What we can learn from multiple translations of the same poem
Translating a poem into another language—its content, its form, its tone, its nuance—is, as almost everyone who has done it knows, a difficult business. But it also has enormous rewards: for the translator, for the reader, for poetry itself.
Some years ago, I was asked to teach a workshop about this impossible process. Among other materials, including essays about translation, I gave the participants two side-by-side English translations of a poem by Pablo Neruda, along with the original Spanish. Those translations proved to be the most valuable resource I offered. Seeing what different translators have done with the same poem immediately eliminates easy assumptions that beginning translators often make: that there is a single way, a most correct way, or a best way to translate a poem.
The packet of materials began to grow. Soon I had made several compilations of translations, illustrating different kinds of choices translators invariably make, whether they do so consciously or not. Sometime after that, I began asking the students themselves to compile multiple translations of a single poem for class presentation. Their compilations, added to mine, became our most essential “textbook,” and gave us an excellent basis for asking important questions about literary translation.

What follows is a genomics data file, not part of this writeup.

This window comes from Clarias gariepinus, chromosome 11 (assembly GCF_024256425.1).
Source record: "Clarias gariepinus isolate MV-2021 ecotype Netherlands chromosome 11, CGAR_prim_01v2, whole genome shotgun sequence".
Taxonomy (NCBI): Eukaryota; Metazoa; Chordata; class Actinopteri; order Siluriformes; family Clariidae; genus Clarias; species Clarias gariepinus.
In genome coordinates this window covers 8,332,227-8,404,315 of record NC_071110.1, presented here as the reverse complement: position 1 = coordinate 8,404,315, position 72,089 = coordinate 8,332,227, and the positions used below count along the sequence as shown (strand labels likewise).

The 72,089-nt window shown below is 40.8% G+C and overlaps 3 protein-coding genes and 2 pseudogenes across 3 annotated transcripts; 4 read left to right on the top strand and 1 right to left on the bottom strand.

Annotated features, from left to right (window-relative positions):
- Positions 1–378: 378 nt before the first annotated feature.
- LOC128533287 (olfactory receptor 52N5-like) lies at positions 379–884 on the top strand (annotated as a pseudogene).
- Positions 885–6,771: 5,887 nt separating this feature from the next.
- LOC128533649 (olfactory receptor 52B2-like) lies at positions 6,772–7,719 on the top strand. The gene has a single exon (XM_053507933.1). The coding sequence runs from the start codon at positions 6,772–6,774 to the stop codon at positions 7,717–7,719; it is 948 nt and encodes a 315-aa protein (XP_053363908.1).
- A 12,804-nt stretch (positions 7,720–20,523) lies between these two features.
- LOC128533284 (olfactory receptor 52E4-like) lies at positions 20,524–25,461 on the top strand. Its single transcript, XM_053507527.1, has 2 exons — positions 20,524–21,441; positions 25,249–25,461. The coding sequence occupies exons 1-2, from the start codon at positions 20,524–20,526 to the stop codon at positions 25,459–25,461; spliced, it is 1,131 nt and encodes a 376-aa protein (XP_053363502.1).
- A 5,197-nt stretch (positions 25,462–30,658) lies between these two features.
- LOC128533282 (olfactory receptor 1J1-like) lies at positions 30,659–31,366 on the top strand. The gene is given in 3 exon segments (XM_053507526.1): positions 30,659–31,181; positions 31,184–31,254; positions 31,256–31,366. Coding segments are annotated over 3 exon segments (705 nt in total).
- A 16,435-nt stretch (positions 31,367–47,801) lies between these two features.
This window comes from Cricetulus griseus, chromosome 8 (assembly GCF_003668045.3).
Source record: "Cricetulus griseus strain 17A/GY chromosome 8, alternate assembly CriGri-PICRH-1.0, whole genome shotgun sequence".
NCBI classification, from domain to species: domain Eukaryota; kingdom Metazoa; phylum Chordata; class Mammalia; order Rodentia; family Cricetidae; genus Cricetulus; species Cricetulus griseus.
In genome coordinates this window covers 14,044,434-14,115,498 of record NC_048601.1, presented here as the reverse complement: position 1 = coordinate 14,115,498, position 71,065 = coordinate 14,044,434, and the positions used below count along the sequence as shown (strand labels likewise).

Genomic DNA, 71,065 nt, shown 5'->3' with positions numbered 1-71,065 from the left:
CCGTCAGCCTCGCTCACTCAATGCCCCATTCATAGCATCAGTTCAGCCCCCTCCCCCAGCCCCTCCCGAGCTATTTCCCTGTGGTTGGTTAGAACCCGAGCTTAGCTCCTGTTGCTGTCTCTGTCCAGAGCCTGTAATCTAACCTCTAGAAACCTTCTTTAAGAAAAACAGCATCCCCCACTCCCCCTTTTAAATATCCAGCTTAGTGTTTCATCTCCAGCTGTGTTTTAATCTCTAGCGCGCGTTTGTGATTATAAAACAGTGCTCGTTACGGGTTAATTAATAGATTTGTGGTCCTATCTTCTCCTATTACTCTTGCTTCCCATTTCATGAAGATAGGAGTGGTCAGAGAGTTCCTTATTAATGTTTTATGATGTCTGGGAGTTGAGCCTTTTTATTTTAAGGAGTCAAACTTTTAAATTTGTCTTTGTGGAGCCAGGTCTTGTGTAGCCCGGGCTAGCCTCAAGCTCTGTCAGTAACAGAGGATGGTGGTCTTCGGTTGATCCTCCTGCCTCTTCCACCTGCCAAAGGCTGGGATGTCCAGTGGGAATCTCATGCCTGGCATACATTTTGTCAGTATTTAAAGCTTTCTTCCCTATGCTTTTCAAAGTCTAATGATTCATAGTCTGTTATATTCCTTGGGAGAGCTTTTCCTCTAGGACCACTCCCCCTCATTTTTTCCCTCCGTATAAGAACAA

We might begin by asking where, on a continuum ranging from the most “literal” to the most “free,” a particular translation lies. Where, on another continuum between most loyal to form and most free of it, does a translation of a formal poem lie? What is gained by attempting to replicate meter and/or rhyme, and what is lost? What about levels of diction? More generally, what is the stylistic “register” of a translation, ranging from formal to colloquial, or is there a mixture of styles? If the latter, does this reflect the original poem, or is it an unfortunate (or deliberate) result of the translation? If the poem isn’t contemporary, what is gained and what is lost by moving the poem toward modern and even contemporary English? Beyond style, does a translation substitute contemporary references for original ones? At what point does a translation become (in a term introduced by John Dryden in the seventeenth century and used by Robert Lowell in the twentieth) an “imitation”—or, beyond even that, a poem in its own right that might make reference to the original by inscribing “after Pablo Neruda” (or whomever) beneath the title?